Twitter has also been fantastic in interconnecting people with perhaps similar mind sets, passionate, committed and with strong views. Once again, I have found this to be extremely useful, exchanging views with policy makers, debating issues with primary care colleagues and constantly learning. it makes you see the bigger picture, or at least, for me, certainly has helped me develop. One could even say that this exchange of information,Whether it be patients or fellow professionals, has been worth more as regards continuous professional development, than any lectures I have sat through in the event past. Once again, I have stayed away from personal health related queries for confidentiality issues and advised guidance from local professionals.

Finally as regards blogs, there have once again been a 2 fold benefit. Firstly, Twitter is a forum restricted to 140 words. On one hand, it encourages people to come straight to the point without leaving any room for preamble etc, while on the other hand, it leaves one a bit incomplete as to whether the whole picture has been conveyed. Patient blogs have been fascinating to read (take your pick from Laura, Hannah, David, Yas, Dannie et al) and once again been an educational and learning experience for me as a healthcare professional. Secondly, personal musings on a blog, albeit my own views, not only gives one a forum to air views about healthcare, what one can change, what should change but also perhaps cathartic. Criticism is what makes a democracy tick, (and constructive ones help people and organisations, if wiling, to develop further) but this should not extend to personal attacks laced with vitriol. if anything, such occurrence, lessens the impact of the blog and the writer.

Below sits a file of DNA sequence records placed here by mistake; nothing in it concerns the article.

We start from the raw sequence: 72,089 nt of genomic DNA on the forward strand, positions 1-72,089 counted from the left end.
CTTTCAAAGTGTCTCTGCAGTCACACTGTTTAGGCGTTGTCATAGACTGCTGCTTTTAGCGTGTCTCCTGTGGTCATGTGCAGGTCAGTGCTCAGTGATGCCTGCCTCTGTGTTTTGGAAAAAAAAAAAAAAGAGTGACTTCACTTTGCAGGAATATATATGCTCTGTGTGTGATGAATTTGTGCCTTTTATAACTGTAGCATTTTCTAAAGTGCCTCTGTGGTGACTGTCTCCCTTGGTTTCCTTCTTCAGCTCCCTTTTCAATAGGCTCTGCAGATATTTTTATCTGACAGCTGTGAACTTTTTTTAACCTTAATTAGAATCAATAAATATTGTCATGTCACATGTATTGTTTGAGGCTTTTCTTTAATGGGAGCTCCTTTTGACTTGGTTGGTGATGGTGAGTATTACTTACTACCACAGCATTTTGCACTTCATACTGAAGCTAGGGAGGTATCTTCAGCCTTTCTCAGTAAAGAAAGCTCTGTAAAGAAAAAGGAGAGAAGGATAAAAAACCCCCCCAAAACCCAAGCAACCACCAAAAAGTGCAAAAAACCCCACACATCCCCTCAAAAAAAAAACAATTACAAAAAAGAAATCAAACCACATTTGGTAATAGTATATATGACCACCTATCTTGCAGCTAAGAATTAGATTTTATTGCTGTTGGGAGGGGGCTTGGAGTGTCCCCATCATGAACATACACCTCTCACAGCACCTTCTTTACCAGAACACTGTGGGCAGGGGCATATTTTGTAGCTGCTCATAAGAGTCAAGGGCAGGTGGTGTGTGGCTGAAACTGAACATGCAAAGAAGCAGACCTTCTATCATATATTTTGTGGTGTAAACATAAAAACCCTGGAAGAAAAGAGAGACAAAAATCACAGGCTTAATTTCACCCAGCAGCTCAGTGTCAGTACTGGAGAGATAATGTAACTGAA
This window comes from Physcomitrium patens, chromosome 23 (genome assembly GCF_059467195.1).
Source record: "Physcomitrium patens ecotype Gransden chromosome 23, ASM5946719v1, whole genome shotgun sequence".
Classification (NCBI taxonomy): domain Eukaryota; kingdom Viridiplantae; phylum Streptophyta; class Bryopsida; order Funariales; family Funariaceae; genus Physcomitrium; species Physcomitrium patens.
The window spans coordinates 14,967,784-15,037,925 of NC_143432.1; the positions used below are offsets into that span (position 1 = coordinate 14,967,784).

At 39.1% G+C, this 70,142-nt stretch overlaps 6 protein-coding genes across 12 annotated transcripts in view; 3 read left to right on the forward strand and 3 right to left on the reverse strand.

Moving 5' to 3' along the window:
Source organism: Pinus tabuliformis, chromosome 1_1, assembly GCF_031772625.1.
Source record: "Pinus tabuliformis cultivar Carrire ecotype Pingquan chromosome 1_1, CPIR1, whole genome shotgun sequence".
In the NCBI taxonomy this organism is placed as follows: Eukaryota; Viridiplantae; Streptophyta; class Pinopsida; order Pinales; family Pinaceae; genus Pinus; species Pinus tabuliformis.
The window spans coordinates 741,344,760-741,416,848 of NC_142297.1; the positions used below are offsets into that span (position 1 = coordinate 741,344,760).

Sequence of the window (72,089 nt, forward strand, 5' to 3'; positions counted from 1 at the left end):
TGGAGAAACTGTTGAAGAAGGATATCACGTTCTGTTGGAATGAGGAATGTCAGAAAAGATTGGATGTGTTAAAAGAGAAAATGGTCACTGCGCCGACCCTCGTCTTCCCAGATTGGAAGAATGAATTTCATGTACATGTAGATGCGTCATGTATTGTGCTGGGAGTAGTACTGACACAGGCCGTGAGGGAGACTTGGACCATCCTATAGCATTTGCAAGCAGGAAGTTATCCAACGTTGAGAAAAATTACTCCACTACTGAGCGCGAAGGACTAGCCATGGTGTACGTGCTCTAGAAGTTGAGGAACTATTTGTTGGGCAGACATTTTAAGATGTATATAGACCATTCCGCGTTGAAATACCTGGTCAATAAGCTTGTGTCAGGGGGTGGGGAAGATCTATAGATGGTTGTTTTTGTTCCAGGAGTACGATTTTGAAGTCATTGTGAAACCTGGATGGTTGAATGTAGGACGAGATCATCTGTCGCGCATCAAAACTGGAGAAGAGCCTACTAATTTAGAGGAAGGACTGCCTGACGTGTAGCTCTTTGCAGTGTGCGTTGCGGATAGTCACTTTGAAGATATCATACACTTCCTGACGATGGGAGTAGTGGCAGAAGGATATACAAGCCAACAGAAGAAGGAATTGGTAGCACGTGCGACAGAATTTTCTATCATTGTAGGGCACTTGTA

Personally, I see social media developing as an adjunct rather than replacing anything big in the healthcare sector. As an educational forum, it can be an excellent vehicle and perhaps could also become a vehicle to help professionals interact better with patients and fellow professionals. The confidentiality issue will however need to be tackled and security of these vehicles still need further work before any direct health related advice can be given. The GMC has some available guidance for professionals, as are the RCGP coming out with one. However, the key is to use any of the forums in a manner which is professional and not seen by any individual or organisation to be compromising confidentiality or questioning integrity of others.Examples abound of professionals who use this forum in a responsible or judicious manner, whilst also contributing to diabetes care- step forward Dean, Annie, Simon and Sandeep!

At the end of the day, we need to ask ourselves whether any of this will help the patient or for that matter, any specific group.. If the feedback from patients is that "this" is the forum they would like to use, then as professionals, it's our responsibility to make it work. As mentioned previously, the days of "us" seeing patients on our own terms is dying a slow death...we need to ensure that we can rise to the challenge and use existing forums to suit patients, especially in a disease process, where engagement is the key mantra.